Relief for unorganised MSMEs occupying informal workers, plus tiny micro-enterprises with five to 10 workers, will need to be targeted such that it reaches them in time to save their lives and livelihoods.
Deepanshu Mohan, Associate Professor of Economics and Director, Centre for New Economics Studies (CNES), Jindal School of Liberal Arts and Humanities, O.P. Jindal Global University, Sonipat, Haryana, India.
The United Nations General Assembly has designated 27 June as “Micro, Small, and Medium-Sized Enterprises Day” to raise awareness about the contributions of MSMEs towards achieving the United National Sustainable Development Goals (SDGs).
Globally, MSMEs roughly account for 90% of businesses, 60-70% of employment and 50% of GDP. As the backbone of societies everywhere, they contribute to local and national economies and sustain livelihoods, particularly amongst the working poor, women, youth, and groups in ‘vulnerable’ situations.
45% of MSME Workforce Is From Rural Areas
In a labour-surplus, highly unorganised employment landscape like India (see Figure above), the importance of MSMEs cannot be overemphasised. For a definition, one can categorise them as “entities with revenue of less than Rs 250 crore” (the existing definition is based on plant and machinery investment).
The MSME sector in India comprises 630 lakh units and is estimated to employ an 11.10-crore large workforce. As much as 45% of the total employed workforce in MSMEs is from rural areas, while 55% is from urban areas. The sector accounts for roughly 30% of India’s GDP (in manufacturing) and adds up to almost 48% of India’s overall exports.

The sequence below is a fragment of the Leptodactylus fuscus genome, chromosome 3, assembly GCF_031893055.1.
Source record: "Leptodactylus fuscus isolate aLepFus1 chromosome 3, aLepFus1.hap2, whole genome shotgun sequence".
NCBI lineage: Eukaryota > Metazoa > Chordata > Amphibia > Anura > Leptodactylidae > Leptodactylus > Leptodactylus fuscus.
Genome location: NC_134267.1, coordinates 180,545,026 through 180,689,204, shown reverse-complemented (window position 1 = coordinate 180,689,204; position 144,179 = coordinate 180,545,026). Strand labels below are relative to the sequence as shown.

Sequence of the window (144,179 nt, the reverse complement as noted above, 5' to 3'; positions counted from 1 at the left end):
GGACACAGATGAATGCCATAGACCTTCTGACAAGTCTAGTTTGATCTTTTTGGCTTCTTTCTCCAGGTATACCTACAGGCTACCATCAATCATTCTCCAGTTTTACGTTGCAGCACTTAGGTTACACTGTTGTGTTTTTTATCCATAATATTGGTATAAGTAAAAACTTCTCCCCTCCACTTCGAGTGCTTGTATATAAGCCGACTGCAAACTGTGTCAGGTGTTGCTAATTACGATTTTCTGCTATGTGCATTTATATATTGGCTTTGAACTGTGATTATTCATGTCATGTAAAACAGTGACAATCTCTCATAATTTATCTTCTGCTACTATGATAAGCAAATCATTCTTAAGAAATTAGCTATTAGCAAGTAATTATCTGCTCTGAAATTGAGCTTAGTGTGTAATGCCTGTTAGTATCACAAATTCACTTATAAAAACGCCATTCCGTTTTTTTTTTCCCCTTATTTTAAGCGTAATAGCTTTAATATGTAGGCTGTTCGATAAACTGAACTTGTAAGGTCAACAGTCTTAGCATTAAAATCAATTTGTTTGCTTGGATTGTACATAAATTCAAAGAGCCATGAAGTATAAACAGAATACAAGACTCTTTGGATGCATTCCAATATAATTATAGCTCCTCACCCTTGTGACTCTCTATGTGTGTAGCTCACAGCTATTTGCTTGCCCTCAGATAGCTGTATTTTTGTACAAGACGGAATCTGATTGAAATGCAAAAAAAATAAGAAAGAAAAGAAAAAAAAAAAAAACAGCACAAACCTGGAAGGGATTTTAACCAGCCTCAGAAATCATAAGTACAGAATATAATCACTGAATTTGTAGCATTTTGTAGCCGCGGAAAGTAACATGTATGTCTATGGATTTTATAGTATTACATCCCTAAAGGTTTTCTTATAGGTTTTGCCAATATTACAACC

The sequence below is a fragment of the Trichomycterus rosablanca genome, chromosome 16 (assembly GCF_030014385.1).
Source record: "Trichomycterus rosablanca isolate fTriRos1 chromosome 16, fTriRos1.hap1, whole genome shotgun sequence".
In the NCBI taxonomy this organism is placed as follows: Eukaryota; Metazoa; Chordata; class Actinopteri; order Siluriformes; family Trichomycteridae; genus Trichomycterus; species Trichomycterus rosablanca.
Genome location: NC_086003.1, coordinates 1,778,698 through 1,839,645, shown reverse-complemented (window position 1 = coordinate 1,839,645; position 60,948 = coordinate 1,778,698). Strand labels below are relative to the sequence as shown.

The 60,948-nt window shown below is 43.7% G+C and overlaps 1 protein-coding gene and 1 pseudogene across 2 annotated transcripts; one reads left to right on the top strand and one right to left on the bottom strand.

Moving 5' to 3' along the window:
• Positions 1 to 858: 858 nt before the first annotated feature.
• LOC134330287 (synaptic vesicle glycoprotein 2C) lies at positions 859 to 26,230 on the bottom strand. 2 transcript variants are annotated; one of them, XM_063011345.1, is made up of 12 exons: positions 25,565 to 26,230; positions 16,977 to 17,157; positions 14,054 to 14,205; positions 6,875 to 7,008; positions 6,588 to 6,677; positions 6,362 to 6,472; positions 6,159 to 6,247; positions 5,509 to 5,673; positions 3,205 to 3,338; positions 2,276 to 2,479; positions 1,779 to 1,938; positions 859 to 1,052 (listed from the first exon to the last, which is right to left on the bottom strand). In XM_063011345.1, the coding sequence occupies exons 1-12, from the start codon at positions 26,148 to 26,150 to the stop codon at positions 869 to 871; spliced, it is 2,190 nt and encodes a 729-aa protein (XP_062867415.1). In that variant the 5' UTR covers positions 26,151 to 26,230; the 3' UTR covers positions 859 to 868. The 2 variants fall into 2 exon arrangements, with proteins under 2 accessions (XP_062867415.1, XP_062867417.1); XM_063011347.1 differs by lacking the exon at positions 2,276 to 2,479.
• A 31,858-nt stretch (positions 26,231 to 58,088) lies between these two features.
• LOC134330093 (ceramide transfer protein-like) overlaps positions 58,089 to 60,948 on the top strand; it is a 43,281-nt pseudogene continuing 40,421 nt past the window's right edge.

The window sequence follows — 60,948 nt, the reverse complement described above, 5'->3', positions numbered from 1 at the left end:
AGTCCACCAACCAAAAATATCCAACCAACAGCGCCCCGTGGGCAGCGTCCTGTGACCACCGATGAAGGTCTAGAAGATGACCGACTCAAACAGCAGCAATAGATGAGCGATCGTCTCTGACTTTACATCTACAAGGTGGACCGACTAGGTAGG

As per the data provided by the 4th Census of MSMEs, almost 86% of the manufacturing MSMEs operating in the country are ‘unregistered’. The output data for unregistered manufacturing from the National Account Statistics (NAS) reveal a notable trend in terms of change in output composition of unregistered manufacturing MSMEs in recent years.
The share of sectors with above-average capital intensity in the total output of unregistered manufacturing has steadily risen from 23% in 1991 to close to 33% in 2013, with a commensurate fall in the share of more labour-intensive sectors (see Figure below). The same trend emerges if we look at the relative share of sectors as per use-based classification: the share of capital goods has steadily increased from 12% in 1971 to 25% in 2013.
Published in: The Quint
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